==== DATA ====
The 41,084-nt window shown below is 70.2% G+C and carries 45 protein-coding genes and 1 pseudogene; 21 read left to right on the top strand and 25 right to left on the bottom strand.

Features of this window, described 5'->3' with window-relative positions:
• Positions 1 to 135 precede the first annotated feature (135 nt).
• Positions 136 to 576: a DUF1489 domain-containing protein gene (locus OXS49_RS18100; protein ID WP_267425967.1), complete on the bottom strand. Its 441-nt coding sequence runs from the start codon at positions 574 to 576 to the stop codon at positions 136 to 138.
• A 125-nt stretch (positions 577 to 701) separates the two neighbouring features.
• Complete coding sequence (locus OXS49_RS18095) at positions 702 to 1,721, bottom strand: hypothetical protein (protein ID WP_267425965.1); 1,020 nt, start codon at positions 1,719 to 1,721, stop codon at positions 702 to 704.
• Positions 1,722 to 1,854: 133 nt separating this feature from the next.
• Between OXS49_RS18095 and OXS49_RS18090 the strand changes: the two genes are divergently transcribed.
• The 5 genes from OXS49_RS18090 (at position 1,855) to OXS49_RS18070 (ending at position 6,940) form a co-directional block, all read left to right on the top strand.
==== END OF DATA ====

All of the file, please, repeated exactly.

The 41,084-nt window shown below is 70.2% G+C and carries 45 protein-coding genes and 1 pseudogene; 21 read left to right on the top strand and 25 right to left on the bottom strand.

Features of this window, described 5'->3' with window-relative positions:
• Positions 1 to 135 precede the first annotated feature (135 nt).
• Positions 136 to 576: a DUF1489 domain-containing protein gene (locus OXS49_RS18100; protein ID WP_267425967.1), complete on the bottom strand. Its 441-nt coding sequence runs from the start codon at positions 574 to 576 to the stop codon at positions 136 to 138.
• A 125-nt stretch (positions 577 to 701) separates the two neighbouring features.
• Complete coding sequence (locus OXS49_RS18095) at positions 702 to 1,721, bottom strand: hypothetical protein (protein ID WP_267425965.1); 1,020 nt, start codon at positions 1,719 to 1,721, stop codon at positions 702 to 704.
• Positions 1,722 to 1,854: 133 nt separating this feature from the next.
• Between OXS49_RS18095 and OXS49_RS18090 the strand changes: the two genes are divergently transcribed.
• The 5 genes from OXS49_RS18090 (at position 1,855) to OXS49_RS18070 (ending at position 6,940) form a co-directional block, all read left to right on the top strand.